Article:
Bleach can burn your skin or eyes, which is why the people spraying it usually wear protective gear and spraying it on your body or gargling it is not recommended.
Disinfectants such as bleach are known to trigger asthma and have been linked to other chronic respiratory conditions among people who are exposed a lot at work.
Sly recommends staying away from areas where people are spraying disinfectants if you have asthma.
The U.S. Environmental Protection Agency says that, in fresh water, bleach breaks down quickly into non-toxic compounds when exposed to sunlight. It's not considered harmful to birds, but can be highly toxic to freshwater fish and invertebrates if high concentrations are dumped directly into a pond. That said, most cleaning solutions are quite dilute to begin with.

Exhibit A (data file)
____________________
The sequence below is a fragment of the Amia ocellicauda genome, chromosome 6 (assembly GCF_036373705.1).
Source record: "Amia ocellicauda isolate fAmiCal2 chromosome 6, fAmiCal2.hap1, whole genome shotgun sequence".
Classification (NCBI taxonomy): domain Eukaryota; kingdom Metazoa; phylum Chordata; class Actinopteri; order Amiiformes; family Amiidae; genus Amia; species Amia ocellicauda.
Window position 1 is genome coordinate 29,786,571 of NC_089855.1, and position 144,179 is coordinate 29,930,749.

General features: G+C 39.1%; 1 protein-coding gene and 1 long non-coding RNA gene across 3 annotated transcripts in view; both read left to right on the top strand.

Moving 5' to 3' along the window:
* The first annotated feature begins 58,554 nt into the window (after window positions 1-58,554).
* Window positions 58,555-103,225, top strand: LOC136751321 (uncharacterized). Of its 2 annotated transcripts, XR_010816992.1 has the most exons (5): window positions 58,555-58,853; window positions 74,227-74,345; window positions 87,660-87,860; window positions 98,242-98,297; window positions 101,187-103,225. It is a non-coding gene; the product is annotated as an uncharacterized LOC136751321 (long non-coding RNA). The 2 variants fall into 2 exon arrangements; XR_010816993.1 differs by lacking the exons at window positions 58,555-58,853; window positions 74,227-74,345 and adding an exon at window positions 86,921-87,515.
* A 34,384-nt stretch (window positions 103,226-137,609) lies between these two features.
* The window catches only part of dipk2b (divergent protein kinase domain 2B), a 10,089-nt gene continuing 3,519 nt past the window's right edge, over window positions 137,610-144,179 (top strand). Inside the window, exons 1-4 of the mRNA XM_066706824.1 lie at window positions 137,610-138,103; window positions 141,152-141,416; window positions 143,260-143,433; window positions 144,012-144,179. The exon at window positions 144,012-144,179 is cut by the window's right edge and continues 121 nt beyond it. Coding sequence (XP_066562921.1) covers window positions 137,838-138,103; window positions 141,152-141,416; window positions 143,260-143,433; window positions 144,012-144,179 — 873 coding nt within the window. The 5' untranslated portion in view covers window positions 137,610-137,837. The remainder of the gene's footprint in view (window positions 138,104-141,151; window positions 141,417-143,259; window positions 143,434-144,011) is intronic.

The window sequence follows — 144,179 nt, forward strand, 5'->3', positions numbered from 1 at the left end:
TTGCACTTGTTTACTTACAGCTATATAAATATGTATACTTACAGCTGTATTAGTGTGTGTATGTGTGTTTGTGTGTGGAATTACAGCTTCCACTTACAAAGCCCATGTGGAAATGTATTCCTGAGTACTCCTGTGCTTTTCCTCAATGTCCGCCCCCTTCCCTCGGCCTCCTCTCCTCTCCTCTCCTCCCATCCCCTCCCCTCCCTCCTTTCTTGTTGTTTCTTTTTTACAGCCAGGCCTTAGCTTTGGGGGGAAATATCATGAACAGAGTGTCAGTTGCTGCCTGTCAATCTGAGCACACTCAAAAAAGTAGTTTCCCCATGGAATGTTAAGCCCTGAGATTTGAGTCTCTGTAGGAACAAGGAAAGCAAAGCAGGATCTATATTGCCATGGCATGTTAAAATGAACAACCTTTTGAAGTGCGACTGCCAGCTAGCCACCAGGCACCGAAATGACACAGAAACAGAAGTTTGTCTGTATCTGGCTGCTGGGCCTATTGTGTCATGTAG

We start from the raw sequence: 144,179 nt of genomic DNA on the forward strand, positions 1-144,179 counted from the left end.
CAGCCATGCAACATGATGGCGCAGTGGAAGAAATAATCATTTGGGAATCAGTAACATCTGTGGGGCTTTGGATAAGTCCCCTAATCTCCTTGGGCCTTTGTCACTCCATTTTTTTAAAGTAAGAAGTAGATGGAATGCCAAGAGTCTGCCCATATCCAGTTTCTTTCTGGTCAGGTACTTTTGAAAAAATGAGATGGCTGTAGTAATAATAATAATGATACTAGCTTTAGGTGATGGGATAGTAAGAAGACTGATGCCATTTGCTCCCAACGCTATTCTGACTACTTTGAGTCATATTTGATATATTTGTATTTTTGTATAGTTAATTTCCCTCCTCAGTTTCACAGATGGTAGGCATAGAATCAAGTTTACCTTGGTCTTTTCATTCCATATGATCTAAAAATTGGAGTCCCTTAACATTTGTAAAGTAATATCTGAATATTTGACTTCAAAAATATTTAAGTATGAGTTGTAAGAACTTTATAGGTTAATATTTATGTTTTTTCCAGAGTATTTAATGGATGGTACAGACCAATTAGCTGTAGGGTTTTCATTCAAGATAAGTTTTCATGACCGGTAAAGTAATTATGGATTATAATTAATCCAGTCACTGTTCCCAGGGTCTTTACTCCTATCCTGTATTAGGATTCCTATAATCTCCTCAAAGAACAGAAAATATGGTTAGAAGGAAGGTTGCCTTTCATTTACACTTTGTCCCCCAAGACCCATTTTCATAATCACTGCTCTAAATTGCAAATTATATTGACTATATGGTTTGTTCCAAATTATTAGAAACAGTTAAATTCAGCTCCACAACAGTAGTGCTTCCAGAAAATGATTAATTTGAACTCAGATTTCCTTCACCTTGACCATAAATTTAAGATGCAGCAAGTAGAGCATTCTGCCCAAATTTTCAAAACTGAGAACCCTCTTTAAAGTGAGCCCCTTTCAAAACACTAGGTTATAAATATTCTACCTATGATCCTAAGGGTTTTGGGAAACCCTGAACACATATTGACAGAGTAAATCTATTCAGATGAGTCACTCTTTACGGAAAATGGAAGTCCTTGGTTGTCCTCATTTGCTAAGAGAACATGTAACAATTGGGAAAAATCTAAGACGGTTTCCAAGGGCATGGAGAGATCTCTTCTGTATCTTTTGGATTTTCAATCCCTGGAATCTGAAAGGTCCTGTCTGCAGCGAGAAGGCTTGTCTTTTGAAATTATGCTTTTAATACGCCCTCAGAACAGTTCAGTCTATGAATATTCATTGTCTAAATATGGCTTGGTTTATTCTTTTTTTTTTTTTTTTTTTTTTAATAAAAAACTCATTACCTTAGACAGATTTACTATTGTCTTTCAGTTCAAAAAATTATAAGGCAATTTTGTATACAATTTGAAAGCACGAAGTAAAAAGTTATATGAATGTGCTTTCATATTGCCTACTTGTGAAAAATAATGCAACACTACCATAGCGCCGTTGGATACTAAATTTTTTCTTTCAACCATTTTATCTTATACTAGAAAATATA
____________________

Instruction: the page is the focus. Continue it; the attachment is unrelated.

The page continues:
Despite China's widespread spraying, even one of its own scientists has begun to question the potential impacts. Zhang Liubo, a researcher at the Chinese Center for Disease Control and Prevention, has warned that it could cause environmental pollution. At a news conference in March, he said such disinfection was overdone and pointed to new guidelines suggesting no large-scale disinfection outdoors, no outdoor disinfection during rain or snow and no air disinfection outdoors, state-owned media outlet Xinhua reported.
Are there cases where spraying disinfectants in public places makes sense?
Disinfecting high-touch surfaces such as poles on transit vehicles, handrails and door handles makes sense and is already being done in most Canadian cities.
Physical distancing rules to curb the spread of COVID-19 mean playgrounds are closed across the country and bylaw officers are ticketing people to discourage them from sitting on park benches in some cities right now.
But once those rules are lifted, Sly thinks it may not be a bad idea to spray things like play equipment and park benches daily too.
On the other hand, he suggests using a spray bottle and a wipe rather than a hose might be more targeted and cost-effective.